-1 huge bunch cavolo nero
-1 head amazing juicy fresh garlic
-2 green peppers
-5 carrots, white, yellow and orange
-1 ear corn
-1 bunch fresh oregano
-3 small hot peppers
The very day I got this bag of treats, Germi commented about a long-cooked cavolo nero at Suzanne Goin’s AOC restaurant. I did some googling and am still not 100% sure I found the recipe, but the closest I could get was a recipe from Chowhound:
2 bunches cavolo nero, stemmed and cleaned
1/2 rosemary sprig
1 dried red chilli d’arbol
1 yellow onion; peeled, thinly sliced
2 garlic cloves; peeled, thinly sliced
Salt; to taste
Blanch the cavolo nero in salted boiling water for 2 minutes, drain, allow to cool, then squeeze out the excess water with your hands.
Heat a medium saucepot over medium heat and pour in 1/3 cup Dandaragan Estate Olive Oil. Add the rosemary sprig and one chilli and let them sizzle in the oil for about one minute. Add the thinly sliced onion and garlic. Season with salt to taste and cook gently over medium to low heat for about 10 minutes, or until the onion is soft and starting to colour slightly. Then add the cavolo nero to the pot and stir to mix well. Season with more salt and cook the greens slowly over low heat for about 30 minutes, stirring often until they turn a dark, almost black colour and become slightly crispy on the edges. Adjust seasoning and set aside.”
I sort of followed those direction. I didn’t have rosemary so I threw in some fresh thyme (didn’t end up tasting it).
Strips of cavolo nero:
The difference between normal old grocery store garlic and the fresh stuff from the farm was amazing. Instead of being sticky it was juicy and sliced into lovely translucent pieces:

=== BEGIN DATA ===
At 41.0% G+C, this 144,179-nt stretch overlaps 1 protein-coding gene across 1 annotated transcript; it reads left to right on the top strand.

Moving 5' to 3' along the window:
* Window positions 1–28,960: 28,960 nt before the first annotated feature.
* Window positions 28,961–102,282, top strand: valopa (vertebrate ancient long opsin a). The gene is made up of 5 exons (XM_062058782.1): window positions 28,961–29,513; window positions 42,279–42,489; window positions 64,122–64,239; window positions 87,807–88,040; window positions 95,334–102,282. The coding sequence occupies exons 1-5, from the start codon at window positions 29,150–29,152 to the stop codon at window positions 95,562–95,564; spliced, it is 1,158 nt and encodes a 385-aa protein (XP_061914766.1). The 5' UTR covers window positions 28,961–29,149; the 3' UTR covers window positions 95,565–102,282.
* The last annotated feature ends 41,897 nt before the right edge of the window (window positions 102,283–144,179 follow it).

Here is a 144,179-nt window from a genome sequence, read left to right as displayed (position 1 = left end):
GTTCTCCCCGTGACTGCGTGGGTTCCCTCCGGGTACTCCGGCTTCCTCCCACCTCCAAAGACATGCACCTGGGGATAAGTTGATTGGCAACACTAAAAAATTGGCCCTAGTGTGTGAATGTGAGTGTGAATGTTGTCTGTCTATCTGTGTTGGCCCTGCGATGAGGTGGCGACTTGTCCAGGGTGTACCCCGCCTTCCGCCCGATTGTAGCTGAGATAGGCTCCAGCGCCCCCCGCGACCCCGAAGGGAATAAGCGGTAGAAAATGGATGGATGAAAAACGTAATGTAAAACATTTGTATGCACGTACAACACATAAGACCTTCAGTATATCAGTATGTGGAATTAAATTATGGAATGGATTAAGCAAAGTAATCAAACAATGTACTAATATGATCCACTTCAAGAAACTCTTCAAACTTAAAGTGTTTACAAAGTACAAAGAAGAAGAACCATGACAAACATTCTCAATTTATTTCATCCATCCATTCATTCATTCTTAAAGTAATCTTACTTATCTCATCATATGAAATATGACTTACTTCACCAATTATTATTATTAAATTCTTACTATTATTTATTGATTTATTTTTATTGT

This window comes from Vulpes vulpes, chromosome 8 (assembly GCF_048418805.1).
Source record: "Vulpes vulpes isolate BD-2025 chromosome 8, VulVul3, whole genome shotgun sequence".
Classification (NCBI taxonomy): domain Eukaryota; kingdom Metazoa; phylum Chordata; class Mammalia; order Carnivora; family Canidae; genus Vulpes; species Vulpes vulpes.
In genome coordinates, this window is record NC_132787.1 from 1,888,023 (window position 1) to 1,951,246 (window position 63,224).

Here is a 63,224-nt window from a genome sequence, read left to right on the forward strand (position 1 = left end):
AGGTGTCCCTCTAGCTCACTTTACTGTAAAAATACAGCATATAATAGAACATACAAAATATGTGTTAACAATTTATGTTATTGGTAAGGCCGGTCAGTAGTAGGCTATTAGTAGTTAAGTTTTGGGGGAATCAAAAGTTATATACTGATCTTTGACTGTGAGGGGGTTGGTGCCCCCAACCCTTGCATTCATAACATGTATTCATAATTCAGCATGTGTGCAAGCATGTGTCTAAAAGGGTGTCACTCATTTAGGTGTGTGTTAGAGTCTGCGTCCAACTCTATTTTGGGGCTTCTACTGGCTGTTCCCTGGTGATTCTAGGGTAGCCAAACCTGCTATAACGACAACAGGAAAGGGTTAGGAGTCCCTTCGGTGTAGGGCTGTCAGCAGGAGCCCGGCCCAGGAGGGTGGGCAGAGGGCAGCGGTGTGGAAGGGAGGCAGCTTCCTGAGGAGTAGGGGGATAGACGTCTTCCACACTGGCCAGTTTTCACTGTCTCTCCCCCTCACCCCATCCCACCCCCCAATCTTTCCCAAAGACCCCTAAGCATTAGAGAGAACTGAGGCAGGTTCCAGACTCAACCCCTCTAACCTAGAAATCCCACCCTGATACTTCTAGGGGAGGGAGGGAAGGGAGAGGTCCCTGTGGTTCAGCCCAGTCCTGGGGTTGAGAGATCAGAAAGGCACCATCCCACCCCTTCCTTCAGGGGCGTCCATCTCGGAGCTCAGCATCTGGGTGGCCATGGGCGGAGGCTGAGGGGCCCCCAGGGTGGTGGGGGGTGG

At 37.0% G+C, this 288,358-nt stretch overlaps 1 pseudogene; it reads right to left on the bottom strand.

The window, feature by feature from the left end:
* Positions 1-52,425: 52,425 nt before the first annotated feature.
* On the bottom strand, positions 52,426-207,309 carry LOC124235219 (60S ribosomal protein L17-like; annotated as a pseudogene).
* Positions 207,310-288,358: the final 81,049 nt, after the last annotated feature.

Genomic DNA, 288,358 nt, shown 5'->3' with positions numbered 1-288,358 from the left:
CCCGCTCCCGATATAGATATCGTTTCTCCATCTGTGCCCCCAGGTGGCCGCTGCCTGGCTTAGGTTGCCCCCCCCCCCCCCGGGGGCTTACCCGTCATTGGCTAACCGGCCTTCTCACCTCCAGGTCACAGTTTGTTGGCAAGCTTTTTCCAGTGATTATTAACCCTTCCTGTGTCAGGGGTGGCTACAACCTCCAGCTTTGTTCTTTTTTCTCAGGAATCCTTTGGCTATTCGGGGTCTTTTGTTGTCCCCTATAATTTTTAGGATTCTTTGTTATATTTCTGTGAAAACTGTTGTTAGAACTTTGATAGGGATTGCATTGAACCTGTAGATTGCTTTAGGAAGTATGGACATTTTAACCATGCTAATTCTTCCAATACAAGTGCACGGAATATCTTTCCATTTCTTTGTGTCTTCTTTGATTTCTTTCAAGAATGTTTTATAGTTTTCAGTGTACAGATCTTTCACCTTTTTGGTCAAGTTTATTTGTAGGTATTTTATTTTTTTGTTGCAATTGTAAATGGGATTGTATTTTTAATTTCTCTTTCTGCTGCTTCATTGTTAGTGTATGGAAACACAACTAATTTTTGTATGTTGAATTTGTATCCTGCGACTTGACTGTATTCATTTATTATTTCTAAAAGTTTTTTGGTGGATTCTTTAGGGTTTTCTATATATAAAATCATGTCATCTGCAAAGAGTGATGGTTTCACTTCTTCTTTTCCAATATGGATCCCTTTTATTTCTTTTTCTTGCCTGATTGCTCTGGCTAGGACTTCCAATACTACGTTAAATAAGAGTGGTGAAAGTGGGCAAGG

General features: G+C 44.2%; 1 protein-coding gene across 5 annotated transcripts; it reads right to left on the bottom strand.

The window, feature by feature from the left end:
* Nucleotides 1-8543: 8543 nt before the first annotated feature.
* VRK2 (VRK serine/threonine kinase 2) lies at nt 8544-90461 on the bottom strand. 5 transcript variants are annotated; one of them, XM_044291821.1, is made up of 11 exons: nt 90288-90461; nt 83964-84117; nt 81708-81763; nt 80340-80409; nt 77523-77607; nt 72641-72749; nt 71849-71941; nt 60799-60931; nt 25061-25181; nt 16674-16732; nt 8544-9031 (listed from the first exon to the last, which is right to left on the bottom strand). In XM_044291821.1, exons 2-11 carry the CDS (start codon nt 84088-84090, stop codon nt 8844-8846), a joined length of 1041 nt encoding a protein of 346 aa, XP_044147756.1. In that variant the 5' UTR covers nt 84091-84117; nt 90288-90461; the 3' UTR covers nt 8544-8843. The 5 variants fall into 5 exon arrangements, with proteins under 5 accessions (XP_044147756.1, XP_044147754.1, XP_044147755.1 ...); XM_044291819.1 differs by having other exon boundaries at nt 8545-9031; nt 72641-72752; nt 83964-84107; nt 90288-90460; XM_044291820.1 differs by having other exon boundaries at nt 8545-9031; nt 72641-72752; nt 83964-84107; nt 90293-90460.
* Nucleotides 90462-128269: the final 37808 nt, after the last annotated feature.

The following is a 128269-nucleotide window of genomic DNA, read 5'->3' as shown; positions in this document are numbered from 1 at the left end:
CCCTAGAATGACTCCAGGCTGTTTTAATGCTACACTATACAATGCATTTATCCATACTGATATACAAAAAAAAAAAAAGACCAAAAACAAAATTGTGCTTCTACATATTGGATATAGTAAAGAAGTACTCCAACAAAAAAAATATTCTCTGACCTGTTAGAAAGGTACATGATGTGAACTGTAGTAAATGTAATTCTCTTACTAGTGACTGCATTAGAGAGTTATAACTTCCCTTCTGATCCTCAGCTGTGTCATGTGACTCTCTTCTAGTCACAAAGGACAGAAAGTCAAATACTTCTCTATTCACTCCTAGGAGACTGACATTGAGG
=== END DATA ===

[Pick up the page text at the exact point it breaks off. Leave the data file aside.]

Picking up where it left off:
Am I weird that I find vegetables so beautiful? On a similar note, check out the water pooling up on the kale while I washed it:
I am always amazed by the wilting power of greens. You saw the cleaned ribbons of chard, above. Now here’s the same amount after being boiled for a couple minutes…
…and after I squeezed a crazy amount of bright-green water out of it (along with all the nutrients, I’m sure):
In addition to the garlic (love!) I cut up one of the lovely new onions from the farm, to flavor the greens along with a chili de arbol and the thyme leaves:
The amount of oil called for in the recipe seemed high, and I didn’t use quite so much. Still, the end result was too oily for my taste (and I love oily things–just give me some bread to mop it up with and I’m a happy girl). Very tasty, but not quite the “Now my life is complete” greens I hoped for. We’ll see if I end up with more as fall approaches; I’ll keep experimenting.
We ate the greens with grilled sausages and yet another tomato/cucumber/feta salad.